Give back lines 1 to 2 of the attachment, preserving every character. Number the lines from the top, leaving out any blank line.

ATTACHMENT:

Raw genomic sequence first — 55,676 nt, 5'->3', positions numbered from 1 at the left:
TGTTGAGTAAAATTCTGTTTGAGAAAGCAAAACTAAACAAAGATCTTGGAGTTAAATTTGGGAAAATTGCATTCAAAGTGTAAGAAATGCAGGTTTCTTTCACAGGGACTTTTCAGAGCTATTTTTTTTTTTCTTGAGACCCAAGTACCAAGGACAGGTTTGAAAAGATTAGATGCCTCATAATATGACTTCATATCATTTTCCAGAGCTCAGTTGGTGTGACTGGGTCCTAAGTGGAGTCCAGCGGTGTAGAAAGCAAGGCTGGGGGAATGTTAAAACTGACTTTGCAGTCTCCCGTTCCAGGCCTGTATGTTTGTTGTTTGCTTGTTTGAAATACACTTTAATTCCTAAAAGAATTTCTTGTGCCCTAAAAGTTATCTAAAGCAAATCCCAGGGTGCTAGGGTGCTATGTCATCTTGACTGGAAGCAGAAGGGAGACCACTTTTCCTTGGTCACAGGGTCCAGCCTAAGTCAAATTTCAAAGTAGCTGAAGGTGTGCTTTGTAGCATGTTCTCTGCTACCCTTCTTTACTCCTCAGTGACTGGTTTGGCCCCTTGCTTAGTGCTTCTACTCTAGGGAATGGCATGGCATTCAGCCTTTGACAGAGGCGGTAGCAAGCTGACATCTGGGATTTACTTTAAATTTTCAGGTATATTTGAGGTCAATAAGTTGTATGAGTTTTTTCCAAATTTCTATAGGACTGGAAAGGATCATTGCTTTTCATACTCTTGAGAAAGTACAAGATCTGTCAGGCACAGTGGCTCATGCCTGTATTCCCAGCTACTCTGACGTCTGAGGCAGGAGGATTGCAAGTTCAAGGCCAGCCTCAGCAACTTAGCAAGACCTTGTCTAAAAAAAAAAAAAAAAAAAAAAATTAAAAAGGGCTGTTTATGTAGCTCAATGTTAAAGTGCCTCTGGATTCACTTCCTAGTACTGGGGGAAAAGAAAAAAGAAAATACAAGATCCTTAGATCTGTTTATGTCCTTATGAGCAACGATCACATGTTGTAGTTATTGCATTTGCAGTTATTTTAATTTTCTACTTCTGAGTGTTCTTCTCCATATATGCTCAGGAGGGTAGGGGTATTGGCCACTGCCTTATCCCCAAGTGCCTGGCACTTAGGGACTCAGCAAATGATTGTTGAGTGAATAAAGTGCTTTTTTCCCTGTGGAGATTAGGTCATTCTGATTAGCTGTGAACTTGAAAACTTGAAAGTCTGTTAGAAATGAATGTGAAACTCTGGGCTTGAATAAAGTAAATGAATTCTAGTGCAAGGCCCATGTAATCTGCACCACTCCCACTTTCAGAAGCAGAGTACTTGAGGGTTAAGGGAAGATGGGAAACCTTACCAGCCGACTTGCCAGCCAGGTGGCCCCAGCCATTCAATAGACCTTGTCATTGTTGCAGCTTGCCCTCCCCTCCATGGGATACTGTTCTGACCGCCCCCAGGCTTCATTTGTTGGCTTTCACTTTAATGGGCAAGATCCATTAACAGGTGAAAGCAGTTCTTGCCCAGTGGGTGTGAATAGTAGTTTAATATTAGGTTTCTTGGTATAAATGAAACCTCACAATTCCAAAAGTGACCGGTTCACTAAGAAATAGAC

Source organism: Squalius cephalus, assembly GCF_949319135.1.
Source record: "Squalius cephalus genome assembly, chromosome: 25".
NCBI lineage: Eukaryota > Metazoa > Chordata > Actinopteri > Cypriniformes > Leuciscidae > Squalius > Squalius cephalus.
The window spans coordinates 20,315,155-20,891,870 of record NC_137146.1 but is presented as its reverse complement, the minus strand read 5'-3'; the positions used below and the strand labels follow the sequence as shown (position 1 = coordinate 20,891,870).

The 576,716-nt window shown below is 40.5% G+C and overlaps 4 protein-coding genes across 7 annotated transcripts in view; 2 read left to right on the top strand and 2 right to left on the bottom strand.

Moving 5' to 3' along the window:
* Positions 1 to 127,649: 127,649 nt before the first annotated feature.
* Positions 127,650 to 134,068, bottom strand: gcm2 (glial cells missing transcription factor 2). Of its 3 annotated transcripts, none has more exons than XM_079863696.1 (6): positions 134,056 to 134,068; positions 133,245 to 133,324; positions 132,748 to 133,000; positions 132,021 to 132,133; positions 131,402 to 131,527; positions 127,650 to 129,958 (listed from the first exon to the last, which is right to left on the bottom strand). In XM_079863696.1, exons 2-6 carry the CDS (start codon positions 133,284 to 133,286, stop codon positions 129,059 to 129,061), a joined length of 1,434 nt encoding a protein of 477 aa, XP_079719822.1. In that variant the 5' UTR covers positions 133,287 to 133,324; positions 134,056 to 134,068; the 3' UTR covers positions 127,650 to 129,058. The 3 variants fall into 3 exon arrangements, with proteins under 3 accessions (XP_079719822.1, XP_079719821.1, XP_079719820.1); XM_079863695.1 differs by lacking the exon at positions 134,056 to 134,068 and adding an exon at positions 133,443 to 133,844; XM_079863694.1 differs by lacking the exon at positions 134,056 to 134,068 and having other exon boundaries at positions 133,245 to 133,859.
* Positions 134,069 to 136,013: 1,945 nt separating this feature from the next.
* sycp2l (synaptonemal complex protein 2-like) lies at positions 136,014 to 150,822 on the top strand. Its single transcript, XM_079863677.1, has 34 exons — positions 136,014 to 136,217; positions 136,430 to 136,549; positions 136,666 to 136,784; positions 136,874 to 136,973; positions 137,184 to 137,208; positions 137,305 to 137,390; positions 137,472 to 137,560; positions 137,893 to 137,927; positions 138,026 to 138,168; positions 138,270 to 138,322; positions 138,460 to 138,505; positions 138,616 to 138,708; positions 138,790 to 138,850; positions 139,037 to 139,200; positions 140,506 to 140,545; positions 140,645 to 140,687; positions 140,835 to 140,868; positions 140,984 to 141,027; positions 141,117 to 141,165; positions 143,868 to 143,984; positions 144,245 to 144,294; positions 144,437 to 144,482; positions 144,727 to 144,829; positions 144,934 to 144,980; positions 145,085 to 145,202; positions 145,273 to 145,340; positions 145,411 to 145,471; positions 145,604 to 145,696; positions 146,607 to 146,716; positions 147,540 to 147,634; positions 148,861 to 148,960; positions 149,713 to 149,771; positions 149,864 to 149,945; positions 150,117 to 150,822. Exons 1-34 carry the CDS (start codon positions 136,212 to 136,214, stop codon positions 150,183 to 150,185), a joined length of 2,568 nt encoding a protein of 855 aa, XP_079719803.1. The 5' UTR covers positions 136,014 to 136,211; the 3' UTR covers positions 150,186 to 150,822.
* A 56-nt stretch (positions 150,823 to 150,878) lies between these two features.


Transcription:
Raw genomic sequence first — 55,676 nt, 5'->3', positions numbered from 1 at the left:
TGTTGAGTAAAATTCTGTTTGAGAAAGCAAAACTAAACAAAGATCTTGGAGTTAAATTTGGGAAAATTGCATTCAAAGTGTAAGAAATGCAGGTTTCTTTCACAGGGACTTTTCAGAGCTATTTTTTTTTTTCTTGAGACCCAAGTACCAAGGACAGGTTTGAAAAGATTAGATGCCTCATAATATGACTTCATATCATTTTCCAGAGCTCAGTTGGTGTGACTGGGTCCTAAGTGGAGTCCAGCGGTGTAGAAAGCAAGGCTGGGGGAATGTTAAAACTGACTTTGCAGTCTCCCGTTCCAGGCCTGTATGTTTGTTGTTTGCTTGTTTGAAATACACTTTAATTCCTAAAAGAATTTCTTGTGCCCTAAAAGTTATCTAAAGCAAATCCCAGGGTGCTAGGGTGCTATGTCATCTTGACTGGAAGCAGAAGGGAGACCACTTTTCCTTGGTCACAGGGTCCAGCCTAAGTCAAATTTCAAAGTAGCTGAAGGTGTGCTTTGTAGCATGTTCTCTGCTACCCTTCTTTACTCCTCAGTGACTGGTTTGGCCCCTTGCTTAGTGCTTCTACTCTAGGGAATGGCATGGCATTCAGCCTTTGACAGAGGCGGTAGCAAGCTGACATCTGGGATTTACTTTAAATTTTCAGGTATATTTGAGGTCAATAAGTTGTATGAGTTTTTTCCAAATTTCTATAGGACTGGAAAGGATCATTGCTTTTCATACTCTTGAGAAAGTACAAGATCTGTCAGGCACAGTGGCTCATGCCTGTATTCCCAGCTACTCTGACGTCTGAGGCAGGAGGATTGCAAGTTCAAGGCCAGCCTCAGCAACTTAGCAAGACCTTGTCTAAAAAAAAAAAAAAAAAAAAAAATTAAAAAGGGCTGTTTATGTAGCTCAATGTTAAAGTGCCTCTGGATTCACTTCCTAGTACTGGGGGAAAAGAAAAAAGAAAATACAAGATCCTTAGATCTGTTTATGTCCTTATGAGCAACGATCACATGTTGTAGTTATTGCATTTGCAGTTATTTTAATTTTCTACTTCTGAGTGTTCTTCTCCATATATGCTCAGGAGGGTAGGGGTATTGGCCACTGCCTTATCCCCAAGTGCCTGGCACTTAGGGACTCAGCAAATGATTGTTGAGTGAATAAAGTGCTTTTTTCCCTGTGGAGATTAGGTCATTCTGATTAGCTGTGAACTTGAAAACTTGAAAGTCTGTTAGAAATGAATGTGAAACTCTGGGCTTGAATAAAGTAAATGAATTCTAGTGCAAGGCCCATGTAATCTGCACCACTCCCACTTTCAGAAGCAGAGTACTTGAGGGTTAAGGGAAGATGGGAAACCTTACCAGCCGACTTGCCAGCCAGGTGGCCCCAGCCATTCAATAGACCTTGTCATTGTTGCAGCTTGCCCTCCCCTCCATGGGATACTGTTCTGACCGCCCCCAGGCTTCATTTGTTGGCTTTCACTTTAATGGGCAAGATCCATTAACAGGTGAAAGCAGTTCTTGCCCAGTGGGTGTGAATAGTAGTTTAATATTAGGTTTCTTGGTATAAATGAAACCTCACAATTCCAAAAGTGACCGGTTCACTAAGAAATAGAC